Forbidden collections? Dilemmas in the National Museum of Antiquities

12 June until 28 October 2007

Forbidden collections? Dilemmas in the National Museum of AntiquitiesForbidden collections? Dilemmas in the National Museum of Antiquities

How does one present an Egyptian mummy, stripped of its bandages, to the main audience? How to handle war art or objects that came from an illegal dig? Which dilemmas play a part in collecting and presenting objects in a museum? The exhibition 'Forbidden collections? Museological issues in the National Museum of Antiquities' offers a look behind the scenes and challenges you to give your opinion about current issues.

There has been much discussion about what museums may and may not do. Can we exhibit human remains, or should we let them rest in peace? What role does the provenance and authenticity of a work of art play? Should we dispose of parts of our collections?


The special exhibition 'Forbidden Collections?' concerns all kinds of dilemmas related to collections and exhibitions of objects.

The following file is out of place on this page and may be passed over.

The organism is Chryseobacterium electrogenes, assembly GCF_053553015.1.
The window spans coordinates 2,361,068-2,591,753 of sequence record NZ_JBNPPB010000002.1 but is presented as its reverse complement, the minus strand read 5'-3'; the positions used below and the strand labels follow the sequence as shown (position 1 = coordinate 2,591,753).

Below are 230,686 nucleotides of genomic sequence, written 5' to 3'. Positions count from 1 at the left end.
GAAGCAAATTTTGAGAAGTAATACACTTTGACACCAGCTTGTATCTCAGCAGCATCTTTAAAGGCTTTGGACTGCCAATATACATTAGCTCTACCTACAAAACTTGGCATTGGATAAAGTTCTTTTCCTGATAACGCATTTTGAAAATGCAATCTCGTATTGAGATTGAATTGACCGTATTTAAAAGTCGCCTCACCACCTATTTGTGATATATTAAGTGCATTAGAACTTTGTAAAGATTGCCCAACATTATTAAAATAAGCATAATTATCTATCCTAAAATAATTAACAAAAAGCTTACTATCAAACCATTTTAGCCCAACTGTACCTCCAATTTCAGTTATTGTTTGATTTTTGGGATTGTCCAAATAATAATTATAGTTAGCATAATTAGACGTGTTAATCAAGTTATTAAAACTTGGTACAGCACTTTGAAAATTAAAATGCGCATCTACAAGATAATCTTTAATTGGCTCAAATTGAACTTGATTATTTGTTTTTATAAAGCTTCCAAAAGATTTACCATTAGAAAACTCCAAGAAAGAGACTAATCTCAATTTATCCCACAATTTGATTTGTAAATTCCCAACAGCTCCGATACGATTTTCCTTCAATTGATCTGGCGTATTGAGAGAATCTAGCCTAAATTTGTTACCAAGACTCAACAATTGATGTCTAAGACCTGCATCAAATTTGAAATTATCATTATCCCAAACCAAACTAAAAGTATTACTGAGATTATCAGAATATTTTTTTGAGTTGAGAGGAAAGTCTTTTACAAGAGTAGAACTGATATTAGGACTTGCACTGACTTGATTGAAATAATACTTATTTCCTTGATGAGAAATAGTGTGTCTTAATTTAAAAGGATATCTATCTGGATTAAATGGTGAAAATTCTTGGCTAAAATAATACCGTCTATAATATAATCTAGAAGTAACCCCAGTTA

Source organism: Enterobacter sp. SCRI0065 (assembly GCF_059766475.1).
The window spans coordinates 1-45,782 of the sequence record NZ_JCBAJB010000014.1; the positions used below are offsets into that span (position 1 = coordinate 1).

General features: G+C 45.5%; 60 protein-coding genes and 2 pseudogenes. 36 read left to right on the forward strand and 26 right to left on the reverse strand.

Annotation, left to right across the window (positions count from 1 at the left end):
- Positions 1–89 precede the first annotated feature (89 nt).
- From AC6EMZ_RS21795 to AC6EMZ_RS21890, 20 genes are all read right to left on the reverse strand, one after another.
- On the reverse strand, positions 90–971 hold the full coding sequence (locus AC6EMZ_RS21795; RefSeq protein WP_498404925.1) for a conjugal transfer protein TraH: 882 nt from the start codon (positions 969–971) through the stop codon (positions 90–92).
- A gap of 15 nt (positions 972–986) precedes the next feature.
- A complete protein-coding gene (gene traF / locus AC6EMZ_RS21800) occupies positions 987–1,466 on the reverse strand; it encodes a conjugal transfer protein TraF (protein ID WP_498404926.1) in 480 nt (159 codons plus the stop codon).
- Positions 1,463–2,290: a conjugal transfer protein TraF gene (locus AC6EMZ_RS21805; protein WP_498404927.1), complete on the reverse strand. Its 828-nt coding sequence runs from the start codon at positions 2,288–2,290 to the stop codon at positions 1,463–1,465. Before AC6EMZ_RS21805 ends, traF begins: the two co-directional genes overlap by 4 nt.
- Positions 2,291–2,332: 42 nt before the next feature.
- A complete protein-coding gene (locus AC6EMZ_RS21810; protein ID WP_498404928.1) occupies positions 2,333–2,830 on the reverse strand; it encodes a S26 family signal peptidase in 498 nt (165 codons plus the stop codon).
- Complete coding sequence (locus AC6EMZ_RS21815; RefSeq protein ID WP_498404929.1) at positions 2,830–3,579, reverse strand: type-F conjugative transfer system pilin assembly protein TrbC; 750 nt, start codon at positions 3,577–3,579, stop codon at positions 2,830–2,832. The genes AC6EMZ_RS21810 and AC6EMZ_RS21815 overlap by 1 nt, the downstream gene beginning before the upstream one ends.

The National Museum of Antiquities formulates clear positions about these dilemmas, using interesting examples and genuine objects. You get a unique glimpse behind the scenes in this surprising interactive exhibition. How does the museum handle issues such as:
- Provenance?
- Human remains?
- Authenticity?
- Collecting/deaccessioning?

Join the discussion

Furthermore, the exhibition challenges you to form your own opinion. Is a museum allowed to exhibit Egyptian mummies? What about objects from an illegal excavation? How long are claims to looted possessions from the Second World War valid? And are we allowed to invisibly restore a mound of fragments in order to present it as a Greek vase? You can join the discussion on a special website (in Dutch).